Food poisoning and the law
If you have been the victim of food poisoning you may be able to bring a claim against the restaurant that caused you to become ill. The Consumer Protection Act 1987 states that a retailer must sell products free from bacteria which could cause food poisoning. If you can prove that this was not the case then you have an actionable claim to bring and should contact a solicitor.
It is important to note that if you can show that the food poisoning which you have suffered from was caused by the retailer/restaurant then there is strict liability in regard to the offence. In other words, you will not have to prove that the restaurant was negligent, but instead if you can prove that the food poisoning was caused by a product which was not free from bacteria, and that this food was supplied by the restaurant, you have a valid claim.
Difficulties proving a claim
The difficulty with proving a claim for food poisoning is always going to be demonstrating that the food poisoning you are suffering from was caused by the food which you ate in the restaurant.
As the claimant the onus will be on you to show that on the balance of probabilities, the food that caused the illness was that provided by the restaurant.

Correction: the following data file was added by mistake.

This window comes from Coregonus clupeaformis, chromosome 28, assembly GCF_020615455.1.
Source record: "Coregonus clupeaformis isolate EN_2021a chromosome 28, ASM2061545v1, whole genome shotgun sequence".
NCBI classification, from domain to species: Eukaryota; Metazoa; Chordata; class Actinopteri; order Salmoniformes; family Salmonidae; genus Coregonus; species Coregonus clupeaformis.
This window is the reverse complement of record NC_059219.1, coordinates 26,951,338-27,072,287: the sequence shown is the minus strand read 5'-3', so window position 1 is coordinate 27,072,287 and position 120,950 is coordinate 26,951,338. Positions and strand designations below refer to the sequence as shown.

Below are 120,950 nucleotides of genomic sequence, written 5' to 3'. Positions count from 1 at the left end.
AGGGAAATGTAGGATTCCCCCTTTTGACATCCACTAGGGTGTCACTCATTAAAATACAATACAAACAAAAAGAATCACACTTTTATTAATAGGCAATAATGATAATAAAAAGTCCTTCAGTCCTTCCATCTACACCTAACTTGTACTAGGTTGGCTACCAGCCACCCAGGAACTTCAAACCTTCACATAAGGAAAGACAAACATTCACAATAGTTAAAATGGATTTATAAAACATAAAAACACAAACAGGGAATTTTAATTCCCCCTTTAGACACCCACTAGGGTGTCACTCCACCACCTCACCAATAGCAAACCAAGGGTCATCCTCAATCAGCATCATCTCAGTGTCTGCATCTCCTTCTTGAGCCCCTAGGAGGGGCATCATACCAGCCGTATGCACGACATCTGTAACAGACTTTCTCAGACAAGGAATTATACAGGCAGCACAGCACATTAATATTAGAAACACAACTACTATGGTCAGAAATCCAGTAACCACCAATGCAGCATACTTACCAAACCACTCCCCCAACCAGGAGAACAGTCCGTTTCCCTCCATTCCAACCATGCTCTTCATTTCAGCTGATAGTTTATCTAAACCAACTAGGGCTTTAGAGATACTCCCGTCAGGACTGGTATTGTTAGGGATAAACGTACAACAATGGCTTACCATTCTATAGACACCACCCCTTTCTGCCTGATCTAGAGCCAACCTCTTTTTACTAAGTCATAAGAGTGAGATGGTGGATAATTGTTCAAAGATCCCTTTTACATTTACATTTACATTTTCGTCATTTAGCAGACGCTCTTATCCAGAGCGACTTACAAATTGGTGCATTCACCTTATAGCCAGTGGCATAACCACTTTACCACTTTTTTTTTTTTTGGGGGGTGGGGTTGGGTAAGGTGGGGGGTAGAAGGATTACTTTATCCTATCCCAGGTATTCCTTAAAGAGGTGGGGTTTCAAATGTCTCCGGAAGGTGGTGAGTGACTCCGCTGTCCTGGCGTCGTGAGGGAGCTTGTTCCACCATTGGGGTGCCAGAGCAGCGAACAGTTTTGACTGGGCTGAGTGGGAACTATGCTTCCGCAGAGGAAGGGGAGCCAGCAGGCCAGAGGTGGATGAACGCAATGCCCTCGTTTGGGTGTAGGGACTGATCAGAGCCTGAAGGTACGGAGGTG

It is therefore clear from the above that quick action is vital in a claim for food poisoning. You cannot expect to make a claim three weeks after you suffered from food poisoning, without any evidence to show that the poisoning was caused by the restaurant three weeks earlier.
Getting a doctor’s note confirming you had the illness and the date at which you had it, will be crucial to any claim.
Settling out of court
One point to note, before somebody rushes off to see a solicitor and begin suing a restaurant or retailer, is the fact that it will be far more practical and cost effective if you can deal with the situation between you without commencing proceedings.
A restaurant is a business and so will not want you never to return to the restaurant again, it will also not want the negative publicity of a court action for food poisoning being brought against it.
It will therefore be in the restaurant’s interests to settle any dispute with you. This will usually involve offering to repay you the cost of your meal and allowing you to eat there again for free or offering some other compensation. Whilst you may not wish to return to a restaurant that has just given you food poisoning, if this is a regular place you visit and this is the first time this has occurred, you may well be more susceptible to that type of offer.
It should also be noted that commencing litigation can be a costly exercise, especially if you consider that your compensation for your ‘loss’ as a result of the food poisoning may be minimal (in financial terms).
It is in the interests of everyone to secure a compromise without involving the courts. However, if the retailer/restaurant is not willing to compensate you may wish to contact a solicitor.
If you have been a victim of food poisoning you should be aware that you may have an actionable claim, but that early action to demonstrate it was the restaurant/retailer that caused the poisoning is vital.